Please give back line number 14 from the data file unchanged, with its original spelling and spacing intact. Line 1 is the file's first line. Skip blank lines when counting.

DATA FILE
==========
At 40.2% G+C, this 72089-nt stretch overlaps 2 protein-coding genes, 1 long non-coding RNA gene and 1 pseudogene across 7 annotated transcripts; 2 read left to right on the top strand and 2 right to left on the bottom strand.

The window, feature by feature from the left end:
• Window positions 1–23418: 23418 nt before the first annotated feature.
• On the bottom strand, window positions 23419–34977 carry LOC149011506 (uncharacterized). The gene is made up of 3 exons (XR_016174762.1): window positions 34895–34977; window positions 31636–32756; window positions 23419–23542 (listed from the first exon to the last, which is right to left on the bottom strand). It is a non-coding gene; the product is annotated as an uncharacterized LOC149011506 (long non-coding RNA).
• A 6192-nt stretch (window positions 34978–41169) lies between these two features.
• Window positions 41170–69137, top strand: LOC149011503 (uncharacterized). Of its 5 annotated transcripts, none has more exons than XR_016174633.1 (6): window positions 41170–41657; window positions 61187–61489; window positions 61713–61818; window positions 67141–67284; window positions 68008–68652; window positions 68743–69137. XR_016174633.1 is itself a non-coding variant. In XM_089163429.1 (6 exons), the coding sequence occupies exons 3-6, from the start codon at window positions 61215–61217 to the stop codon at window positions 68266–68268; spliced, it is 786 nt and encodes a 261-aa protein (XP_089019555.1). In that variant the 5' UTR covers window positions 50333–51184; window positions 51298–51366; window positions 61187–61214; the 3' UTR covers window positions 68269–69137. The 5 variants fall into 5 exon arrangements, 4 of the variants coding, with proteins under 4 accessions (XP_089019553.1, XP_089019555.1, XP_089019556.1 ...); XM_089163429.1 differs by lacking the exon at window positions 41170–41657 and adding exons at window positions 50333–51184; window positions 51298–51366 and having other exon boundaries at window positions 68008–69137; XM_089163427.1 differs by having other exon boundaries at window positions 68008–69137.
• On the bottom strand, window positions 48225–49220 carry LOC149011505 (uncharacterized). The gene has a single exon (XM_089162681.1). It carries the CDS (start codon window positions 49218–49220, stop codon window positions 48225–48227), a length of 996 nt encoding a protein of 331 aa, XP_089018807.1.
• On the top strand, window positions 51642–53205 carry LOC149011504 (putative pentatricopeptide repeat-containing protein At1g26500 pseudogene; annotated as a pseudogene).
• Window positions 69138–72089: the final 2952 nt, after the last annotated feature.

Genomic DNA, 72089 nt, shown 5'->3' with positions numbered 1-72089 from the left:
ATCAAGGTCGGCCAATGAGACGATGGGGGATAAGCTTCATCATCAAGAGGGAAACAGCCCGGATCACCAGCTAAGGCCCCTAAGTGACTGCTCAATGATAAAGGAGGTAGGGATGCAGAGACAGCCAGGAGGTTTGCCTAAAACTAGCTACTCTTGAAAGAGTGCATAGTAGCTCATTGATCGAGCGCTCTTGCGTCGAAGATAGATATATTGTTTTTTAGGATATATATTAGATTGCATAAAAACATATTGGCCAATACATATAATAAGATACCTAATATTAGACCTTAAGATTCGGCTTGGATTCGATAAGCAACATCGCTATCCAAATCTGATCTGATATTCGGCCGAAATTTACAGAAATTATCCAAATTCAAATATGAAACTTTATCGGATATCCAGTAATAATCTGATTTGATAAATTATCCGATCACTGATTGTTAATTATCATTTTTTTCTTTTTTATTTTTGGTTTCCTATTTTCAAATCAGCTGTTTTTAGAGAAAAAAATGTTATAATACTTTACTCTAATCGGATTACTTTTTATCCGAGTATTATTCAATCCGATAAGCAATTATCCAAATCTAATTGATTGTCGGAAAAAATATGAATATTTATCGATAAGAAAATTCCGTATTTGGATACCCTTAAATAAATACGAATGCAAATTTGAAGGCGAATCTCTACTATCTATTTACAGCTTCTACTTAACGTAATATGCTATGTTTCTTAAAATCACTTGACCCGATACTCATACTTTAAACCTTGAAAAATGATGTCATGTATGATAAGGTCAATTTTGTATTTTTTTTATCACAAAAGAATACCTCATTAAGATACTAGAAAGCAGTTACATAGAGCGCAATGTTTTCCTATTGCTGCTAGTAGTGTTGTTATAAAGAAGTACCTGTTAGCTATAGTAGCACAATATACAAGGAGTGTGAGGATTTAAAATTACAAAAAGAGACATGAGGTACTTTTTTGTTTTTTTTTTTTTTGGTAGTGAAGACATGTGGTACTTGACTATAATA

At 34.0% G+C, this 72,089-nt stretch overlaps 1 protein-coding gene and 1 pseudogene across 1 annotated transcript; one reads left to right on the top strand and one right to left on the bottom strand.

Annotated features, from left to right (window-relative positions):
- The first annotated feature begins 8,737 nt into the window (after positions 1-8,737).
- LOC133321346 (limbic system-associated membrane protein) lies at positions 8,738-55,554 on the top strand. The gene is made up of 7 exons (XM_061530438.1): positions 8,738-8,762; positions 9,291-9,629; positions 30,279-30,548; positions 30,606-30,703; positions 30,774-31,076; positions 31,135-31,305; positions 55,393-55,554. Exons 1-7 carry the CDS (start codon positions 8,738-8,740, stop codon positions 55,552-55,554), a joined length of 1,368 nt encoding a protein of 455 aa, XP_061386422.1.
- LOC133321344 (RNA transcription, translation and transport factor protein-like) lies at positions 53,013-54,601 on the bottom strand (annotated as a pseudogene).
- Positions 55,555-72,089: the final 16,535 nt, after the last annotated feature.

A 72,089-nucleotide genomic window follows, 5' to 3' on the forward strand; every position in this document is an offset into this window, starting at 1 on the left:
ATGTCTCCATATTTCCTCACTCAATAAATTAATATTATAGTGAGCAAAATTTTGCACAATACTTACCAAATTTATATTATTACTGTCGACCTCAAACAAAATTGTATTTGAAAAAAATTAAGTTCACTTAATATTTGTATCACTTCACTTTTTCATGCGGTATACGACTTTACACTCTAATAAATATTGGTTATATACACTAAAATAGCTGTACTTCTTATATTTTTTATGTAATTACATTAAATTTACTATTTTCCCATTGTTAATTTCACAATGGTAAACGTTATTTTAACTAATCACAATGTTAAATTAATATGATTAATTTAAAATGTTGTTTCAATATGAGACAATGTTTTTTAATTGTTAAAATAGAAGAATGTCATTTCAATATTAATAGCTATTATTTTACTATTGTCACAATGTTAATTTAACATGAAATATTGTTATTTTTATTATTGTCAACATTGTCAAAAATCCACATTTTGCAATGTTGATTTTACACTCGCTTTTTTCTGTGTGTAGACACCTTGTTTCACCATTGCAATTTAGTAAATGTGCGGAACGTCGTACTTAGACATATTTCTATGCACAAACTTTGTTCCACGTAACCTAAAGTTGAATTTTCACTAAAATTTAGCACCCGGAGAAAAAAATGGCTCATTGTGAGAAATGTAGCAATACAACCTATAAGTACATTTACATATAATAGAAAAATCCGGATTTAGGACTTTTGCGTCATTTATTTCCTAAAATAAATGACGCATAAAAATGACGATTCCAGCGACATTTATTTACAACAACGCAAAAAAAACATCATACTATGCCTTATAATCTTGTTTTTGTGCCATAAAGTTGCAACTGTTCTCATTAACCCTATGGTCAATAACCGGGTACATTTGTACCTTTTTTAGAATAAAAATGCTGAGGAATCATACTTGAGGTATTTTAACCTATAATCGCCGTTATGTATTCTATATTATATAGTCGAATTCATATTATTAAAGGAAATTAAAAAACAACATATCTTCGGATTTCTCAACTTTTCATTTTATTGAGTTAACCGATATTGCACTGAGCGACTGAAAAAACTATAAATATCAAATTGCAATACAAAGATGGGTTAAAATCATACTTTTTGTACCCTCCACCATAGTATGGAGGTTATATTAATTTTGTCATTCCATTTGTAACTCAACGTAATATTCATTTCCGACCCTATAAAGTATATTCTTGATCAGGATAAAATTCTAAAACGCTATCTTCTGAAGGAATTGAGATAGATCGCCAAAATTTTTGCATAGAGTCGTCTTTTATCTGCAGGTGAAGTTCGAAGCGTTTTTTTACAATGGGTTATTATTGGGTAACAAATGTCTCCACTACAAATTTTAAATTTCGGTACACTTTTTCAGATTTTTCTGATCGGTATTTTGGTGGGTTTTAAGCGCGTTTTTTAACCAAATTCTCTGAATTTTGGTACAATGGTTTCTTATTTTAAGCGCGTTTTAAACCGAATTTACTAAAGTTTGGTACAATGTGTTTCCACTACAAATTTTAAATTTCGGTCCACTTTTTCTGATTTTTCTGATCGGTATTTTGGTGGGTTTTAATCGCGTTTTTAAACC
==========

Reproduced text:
- The first annotated feature begins 8,737 nt into the window (after positions 1-8,737).